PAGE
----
“Currently I am not receiving any compensation for my existing client base which has caused me a great deal of financial hardship,” he told the council.
“I am discouraged by the fact that I have had a small number of client relationships turn negative over the years. The reality is that the number of clients I have that appreciate the advice I have given them over the years, and that I continue to have close personal relationships with far outnumber the clients that are dissatisfied,” MacKay wrote.
“In many cases those positive clients have utilized the same financial strategies that the clients that are now dissatisfied utilized.”
Two other financial regulators — the Investment Industry Regulatory Organization of Canada and the Mutual Fund Dealers Association of Canada — both say they share information with regulators across the country.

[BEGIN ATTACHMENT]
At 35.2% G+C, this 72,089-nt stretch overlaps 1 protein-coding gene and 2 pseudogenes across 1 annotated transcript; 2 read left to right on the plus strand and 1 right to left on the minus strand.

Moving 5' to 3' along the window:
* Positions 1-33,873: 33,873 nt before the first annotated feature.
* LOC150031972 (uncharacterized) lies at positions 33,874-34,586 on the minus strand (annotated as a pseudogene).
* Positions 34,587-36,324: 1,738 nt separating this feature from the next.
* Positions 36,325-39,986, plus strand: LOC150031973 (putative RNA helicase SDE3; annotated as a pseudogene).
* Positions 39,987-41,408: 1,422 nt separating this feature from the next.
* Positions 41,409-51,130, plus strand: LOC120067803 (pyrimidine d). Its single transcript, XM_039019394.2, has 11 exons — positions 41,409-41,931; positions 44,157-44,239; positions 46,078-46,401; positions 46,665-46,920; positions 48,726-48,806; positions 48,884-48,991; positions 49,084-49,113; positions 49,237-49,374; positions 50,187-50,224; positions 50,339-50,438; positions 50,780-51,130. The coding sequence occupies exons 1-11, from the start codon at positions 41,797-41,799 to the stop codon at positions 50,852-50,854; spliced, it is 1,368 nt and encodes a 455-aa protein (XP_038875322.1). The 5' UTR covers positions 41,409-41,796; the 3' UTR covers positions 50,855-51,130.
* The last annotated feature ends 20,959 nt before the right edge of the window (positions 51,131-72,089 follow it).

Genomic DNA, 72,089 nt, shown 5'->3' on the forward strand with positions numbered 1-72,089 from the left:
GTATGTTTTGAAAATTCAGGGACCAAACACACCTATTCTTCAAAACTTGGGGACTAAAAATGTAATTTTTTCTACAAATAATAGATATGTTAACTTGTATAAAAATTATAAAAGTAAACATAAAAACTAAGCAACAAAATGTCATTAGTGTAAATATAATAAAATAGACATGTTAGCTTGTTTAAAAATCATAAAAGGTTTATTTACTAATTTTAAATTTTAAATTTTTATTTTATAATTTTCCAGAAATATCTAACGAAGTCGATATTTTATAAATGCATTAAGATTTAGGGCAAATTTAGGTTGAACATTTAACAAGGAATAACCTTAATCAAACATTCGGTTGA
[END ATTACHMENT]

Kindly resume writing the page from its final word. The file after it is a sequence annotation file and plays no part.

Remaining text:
But the Insurance Council of Manitoba said it does not yet have formal information sharing agreements in place with either of those regulators.
The insurance council does require its licensees to report annually any discipline decisions by other regulators when renewing their licenses.
“These renewals are good faith applications, and the ICM places reliance upon the statements of our licence holders,” said the insurance council’s Barbara Palace Churchill.
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Published at Thu, 18 Jan 2018 06:00:00 -0500